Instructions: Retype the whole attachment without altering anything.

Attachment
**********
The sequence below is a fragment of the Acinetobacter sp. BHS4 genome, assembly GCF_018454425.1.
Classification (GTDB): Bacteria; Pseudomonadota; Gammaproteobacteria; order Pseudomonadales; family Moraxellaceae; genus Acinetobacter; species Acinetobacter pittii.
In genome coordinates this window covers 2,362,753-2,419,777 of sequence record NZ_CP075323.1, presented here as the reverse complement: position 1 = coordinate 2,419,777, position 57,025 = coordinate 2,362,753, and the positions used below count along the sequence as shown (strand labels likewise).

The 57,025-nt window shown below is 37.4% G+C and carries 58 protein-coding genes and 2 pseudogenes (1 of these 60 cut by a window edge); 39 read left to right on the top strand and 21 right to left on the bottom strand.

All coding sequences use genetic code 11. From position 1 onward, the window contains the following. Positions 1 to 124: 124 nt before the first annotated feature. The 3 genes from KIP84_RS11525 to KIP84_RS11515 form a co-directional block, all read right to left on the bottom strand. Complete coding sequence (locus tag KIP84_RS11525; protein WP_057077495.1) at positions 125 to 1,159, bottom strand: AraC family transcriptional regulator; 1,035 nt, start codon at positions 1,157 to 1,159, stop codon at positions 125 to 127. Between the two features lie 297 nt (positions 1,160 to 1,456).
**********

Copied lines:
The sequence below is a fragment of the Acinetobacter sp. BHS4 genome, assembly GCF_018454425.1.
Classification (GTDB): Bacteria; Pseudomonadota; Gammaproteobacteria; order Pseudomonadales; family Moraxellaceae; genus Acinetobacter; species Acinetobacter pittii.
In genome coordinates this window covers 2,362,753-2,419,777 of sequence record NZ_CP075323.1, presented here as the reverse complement: position 1 = coordinate 2,419,777, position 57,025 = coordinate 2,362,753, and the positions used below count along the sequence as shown (strand labels likewise).

The 57,025-nt window shown below is 37.4% G+C and carries 58 protein-coding genes and 2 pseudogenes (1 of these 60 cut by a window edge); 39 read left to right on the top strand and 21 right to left on the bottom strand.

All coding sequences use genetic code 11. From position 1 onward, the window contains the following. Positions 1 to 124: 124 nt before the first annotated feature. The 3 genes from KIP84_RS11525 to KIP84_RS11515 form a co-directional block, all read right to left on the bottom strand. Complete coding sequence (locus tag KIP84_RS11525; protein WP_057077495.1) at positions 125 to 1,159, bottom strand: AraC family transcriptional regulator; 1,035 nt, start codon at positions 1,157 to 1,159, stop codon at positions 125 to 127. Between the two features lie 297 nt (positions 1,160 to 1,456).